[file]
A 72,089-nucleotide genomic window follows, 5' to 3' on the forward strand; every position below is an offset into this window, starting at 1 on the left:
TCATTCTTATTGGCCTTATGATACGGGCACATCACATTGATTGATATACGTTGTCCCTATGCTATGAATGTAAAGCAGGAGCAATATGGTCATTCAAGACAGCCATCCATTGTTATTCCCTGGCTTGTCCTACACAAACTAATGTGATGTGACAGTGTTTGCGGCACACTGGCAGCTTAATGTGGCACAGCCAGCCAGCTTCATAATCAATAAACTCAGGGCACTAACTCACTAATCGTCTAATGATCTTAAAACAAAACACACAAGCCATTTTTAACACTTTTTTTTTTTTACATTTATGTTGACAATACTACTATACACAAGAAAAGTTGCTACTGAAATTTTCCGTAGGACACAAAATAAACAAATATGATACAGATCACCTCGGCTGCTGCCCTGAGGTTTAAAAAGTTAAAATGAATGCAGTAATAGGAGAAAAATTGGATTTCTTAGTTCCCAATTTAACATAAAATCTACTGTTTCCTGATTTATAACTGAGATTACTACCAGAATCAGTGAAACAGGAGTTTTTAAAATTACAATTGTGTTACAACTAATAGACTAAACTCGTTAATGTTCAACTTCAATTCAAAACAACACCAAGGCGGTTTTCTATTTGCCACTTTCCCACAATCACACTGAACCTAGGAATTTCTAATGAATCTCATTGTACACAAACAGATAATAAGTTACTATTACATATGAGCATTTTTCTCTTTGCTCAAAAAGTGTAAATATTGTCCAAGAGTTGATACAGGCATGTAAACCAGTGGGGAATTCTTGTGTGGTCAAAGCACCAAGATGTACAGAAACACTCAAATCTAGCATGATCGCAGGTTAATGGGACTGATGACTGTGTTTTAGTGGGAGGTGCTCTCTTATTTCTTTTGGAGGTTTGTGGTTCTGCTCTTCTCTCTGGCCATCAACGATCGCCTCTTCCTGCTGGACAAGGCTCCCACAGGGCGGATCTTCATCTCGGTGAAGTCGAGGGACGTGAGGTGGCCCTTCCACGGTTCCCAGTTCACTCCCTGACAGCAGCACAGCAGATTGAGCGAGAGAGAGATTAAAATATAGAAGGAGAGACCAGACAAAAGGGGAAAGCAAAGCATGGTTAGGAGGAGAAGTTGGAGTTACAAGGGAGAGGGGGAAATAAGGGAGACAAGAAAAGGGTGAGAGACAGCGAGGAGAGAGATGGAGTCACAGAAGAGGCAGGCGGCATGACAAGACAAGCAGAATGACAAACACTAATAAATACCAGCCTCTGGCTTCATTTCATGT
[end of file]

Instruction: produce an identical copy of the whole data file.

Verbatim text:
A 72,089-nucleotide genomic window follows, 5' to 3' on the forward strand; every position below is an offset into this window, starting at 1 on the left:
TCATTCTTATTGGCCTTATGATACGGGCACATCACATTGATTGATATACGTTGTCCCTATGCTATGAATGTAAAGCAGGAGCAATATGGTCATTCAAGACAGCCATCCATTGTTATTCCCTGGCTTGTCCTACACAAACTAATGTGATGTGACAGTGTTTGCGGCACACTGGCAGCTTAATGTGGCACAGCCAGCCAGCTTCATAATCAATAAACTCAGGGCACTAACTCACTAATCGTCTAATGATCTTAAAACAAAACACACAAGCCATTTTTAACACTTTTTTTTTTTTACATTTATGTTGACAATACTACTATACACAAGAAAAGTTGCTACTGAAATTTTCCGTAGGACACAAAATAAACAAATATGATACAGATCACCTCGGCTGCTGCCCTGAGGTTTAAAAAGTTAAAATGAATGCAGTAATAGGAGAAAAATTGGATTTCTTAGTTCCCAATTTAACATAAAATCTACTGTTTCCTGATTTATAACTGAGATTACTACCAGAATCAGTGAAACAGGAGTTTTTAAAATTACAATTGTGTTACAACTAATAGACTAAACTCGTTAATGTTCAACTTCAATTCAAAACAACACCAAGGCGGTTTTCTATTTGCCACTTTCCCACAATCACACTGAACCTAGGAATTTCTAATGAATCTCATTGTACACAAACAGATAATAAGTTACTATTACATATGAGCATTTTTCTCTTTGCTCAAAAAGTGTAAATATTGTCCAAGAGTTGATACAGGCATGTAAACCAGTGGGGAATTCTTGTGTGGTCAAAGCACCAAGATGTACAGAAACACTCAAATCTAGCATGATCGCAGGTTAATGGGACTGATGACTGTGTTTTAGTGGGAGGTGCTCTCTTATTTCTTTTGGAGGTTTGTGGTTCTGCTCTTCTCTCTGGCCATCAACGATCGCCTCTTCCTGCTGGACAAGGCTCCCACAGGGCGGATCTTCATCTCGGTGAAGTCGAGGGACGTGAGGTGGCCCTTCCACGGTTCCCAGTTCACTCCCTGACAGCAGCACAGCAGATTGAGCGAGAGAGAGATTAAAATATAGAAGGAGAGACCAGACAAAAGGGGAAAGCAAAGCATGGTTAGGAGGAGAAGTTGGAGTTACAAGGGAGAGGGGGAAATAAGGGAGACAAGAAAAGGGTGAGAGACAGCGAGGAGAGAGATGGAGTCACAGAAGAGGCAGGCGGCATGACAAGACAAGCAGAATGACAAACACTAATAAATACCAGCCTCTGGCTTCATTTCATGT